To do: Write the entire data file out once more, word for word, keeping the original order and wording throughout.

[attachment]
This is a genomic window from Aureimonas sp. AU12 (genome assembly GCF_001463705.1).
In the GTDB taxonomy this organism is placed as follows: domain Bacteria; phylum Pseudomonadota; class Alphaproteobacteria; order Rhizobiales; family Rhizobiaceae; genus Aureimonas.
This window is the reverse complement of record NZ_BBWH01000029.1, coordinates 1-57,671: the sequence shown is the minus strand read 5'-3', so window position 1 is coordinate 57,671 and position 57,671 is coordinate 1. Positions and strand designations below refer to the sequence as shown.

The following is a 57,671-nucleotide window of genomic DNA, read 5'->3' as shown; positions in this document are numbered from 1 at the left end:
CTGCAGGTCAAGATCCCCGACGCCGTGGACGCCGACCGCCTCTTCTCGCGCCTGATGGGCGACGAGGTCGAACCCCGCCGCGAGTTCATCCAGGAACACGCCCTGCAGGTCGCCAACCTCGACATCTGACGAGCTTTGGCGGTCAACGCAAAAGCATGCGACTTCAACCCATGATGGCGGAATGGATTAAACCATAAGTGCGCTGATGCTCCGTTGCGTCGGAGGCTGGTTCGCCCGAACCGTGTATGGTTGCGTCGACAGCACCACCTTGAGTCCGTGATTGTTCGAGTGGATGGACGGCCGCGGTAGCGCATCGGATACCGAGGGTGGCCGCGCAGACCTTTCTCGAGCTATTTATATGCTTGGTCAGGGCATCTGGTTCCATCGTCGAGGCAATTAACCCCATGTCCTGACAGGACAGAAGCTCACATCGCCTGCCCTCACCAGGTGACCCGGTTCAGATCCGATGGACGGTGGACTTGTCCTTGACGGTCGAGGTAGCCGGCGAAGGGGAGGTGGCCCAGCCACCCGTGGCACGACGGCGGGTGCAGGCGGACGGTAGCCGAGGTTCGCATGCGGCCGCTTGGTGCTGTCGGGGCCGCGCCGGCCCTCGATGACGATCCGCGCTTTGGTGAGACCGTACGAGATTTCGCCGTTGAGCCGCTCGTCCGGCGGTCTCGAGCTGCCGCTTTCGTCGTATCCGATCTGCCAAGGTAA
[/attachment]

This is a genomic window from Aureimonas sp. AU12 (genome assembly GCF_001463705.1).
In the GTDB taxonomy this organism is placed as follows: domain Bacteria; phylum Pseudomonadota; class Alphaproteobacteria; order Rhizobiales; family Rhizobiaceae; genus Aureimonas.
This window is the reverse complement of record NZ_BBWH01000029.1, coordinates 1-57,671: the sequence shown is the minus strand read 5'-3', so window position 1 is coordinate 57,671 and position 57,671 is coordinate 1. Positions and strand designations below refer to the sequence as shown.

The following is a 57,671-nucleotide window of genomic DNA, read 5'->3' as shown; positions in this document are numbered from 1 at the left end:
CTGCAGGTCAAGATCCCCGACGCCGTGGACGCCGACCGCCTCTTCTCGCGCCTGATGGGCGACGAGGTCGAACCCCGCCGCGAGTTCATCCAGGAACACGCCCTGCAGGTCGCCAACCTCGACATCTGACGAGCTTTGGCGGTCAACGCAAAAGCATGCGACTTCAACCCATGATGGCGGAATGGATTAAACCATAAGTGCGCTGATGCTCCGTTGCGTCGGAGGCTGGTTCGCCCGAACCGTGTATGGTTGCGTCGACAGCACCACCTTGAGTCCGTGATTGTTCGAGTGGATGGACGGCCGCGGTAGCGCATCGGATACCGAGGGTGGCCGCGCAGACCTTTCTCGAGCTATTTATATGCTTGGTCAGGGCATCTGGTTCCATCGTCGAGGCAATTAACCCCATGTCCTGACAGGACAGAAGCTCACATCGCCTGCCCTCACCAGGTGACCCGGTTCAGATCCGATGGACGGTGGACTTGTCCTTGACGGTCGAGGTAGCCGGCGAAGGGGAGGTGGCCCAGCCACCCGTGGCACGACGGCGGGTGCAGGCGGACGGTAGCCGAGGTTCGCATGCGGCCGCTTGGTGCTGTCGGGGCCGCGCCGGCCCTCGATGACGATCCGCGCTTTGGTGAGACCGTACGAGATTTCGCCGTTGAGCCGCTCGTCCGGCGGTCTCGAGCTGCCGCTTTCGTCGTATCCGATCTGCCAAGGTAA